Becoming a Brewer
I am looking for a bit of advice on becoming a professional brewer and hoping that you guys and gals might help.
The plan is to first spend some time working in a craft brewery, learning the trade, and seeing if it's what I thought it was going to be, and if I can make a career out of it. Any advice on what employers look for would be much appreciated.
Step two is finding a school with the right program. I've been looking a lot at both the Siebel Institute and UC Davis. Both sound like great schools with great track records. How does one pick? Is one generally more highly regarded than the other? Are their programs of the same calibre? Is this the place to be comparing schools?
Again any advice or suggestions would be greatly appreciated. I'm in Vancouver, BC, if there's anyone around here with adivce I'd love to go for a beer.
I may be biased but I highly recommend Oregon State University. Itís a small program that is learner orientated. They have excellent facilities and support. Oregonís extensive craft beer industry offers an excellent opportunity for work while you learn.
Hereís a link to the programs website.
thanks for the reply and link. i've heard good things about oregon state and their fermentaltion science program. as well, i'm think that i might try and start with an online course first so I have at least something to write on the old resume before I go a knocking on doors.
has any one taken an online course or recommend one?
I had the same problem 2 years ago when I was looking for a brewing education in Canada..I coudn't find anything...most of the brewers I talked to went to Siebel in Chicago or U.C. Davis. in California and had good things to say about their experience..I've heard that the American Brewers guild offers an on-line course that's good. I think Siebels offers a course in Montreal now. Doesn't Backwood Brewing in Langley teach a brewing course ?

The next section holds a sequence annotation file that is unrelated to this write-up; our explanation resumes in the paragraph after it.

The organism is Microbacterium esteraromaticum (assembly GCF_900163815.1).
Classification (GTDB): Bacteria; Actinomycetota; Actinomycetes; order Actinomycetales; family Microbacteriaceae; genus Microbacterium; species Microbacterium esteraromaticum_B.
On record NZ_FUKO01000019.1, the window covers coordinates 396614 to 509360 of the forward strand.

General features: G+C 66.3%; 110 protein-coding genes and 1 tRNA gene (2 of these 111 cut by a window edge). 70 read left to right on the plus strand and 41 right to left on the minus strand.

In the end I opted to go to England to study at Brewlab and really enjoyed it...I felt it was better value for our (weak) dollar plus you get to experience the "old" world of brewing...
Having worked at Backwoods myself I can safely say I don't recall anyone coming in to learn the fine art of brewing. Drinking, yes.
Ben, get thee to the local pubs/breweries - ask questions, drink beer, soak it all up and then make your choice. You'll be spending plenty of $$$ for an education, and it depends on who you ask as to what value they place on one.
Scrub floors and inspect bottles
Scrub floors, inspect bottles, and brew the beer. It's up to you.
I have been brewing for four years now and just started the Amercian Brewers Guild program this Feb. I cannot afford the luxury of leaving the brewery for months on end and still hope to have a brewing job waiting when I get back. I am learning alot in the correspondence program and find it very helpful in that it expands on why I am doing the things I have learned over the last four years. You never can learn too much in this business, so I value this program. That being said, in my opinion, the best education is theory combined with hands-on experience...which is what I have now.
I completed the American Brewer's Guild class this winter and found it to be a great fit for my life and the amount of material that I learned. I also could not leave my home base and go to a program such as Davis or Oregon. The apprentice program is a great way to get the practical experience that is needed. Many of my fellow classmates have gotten jobs at excellent breweries.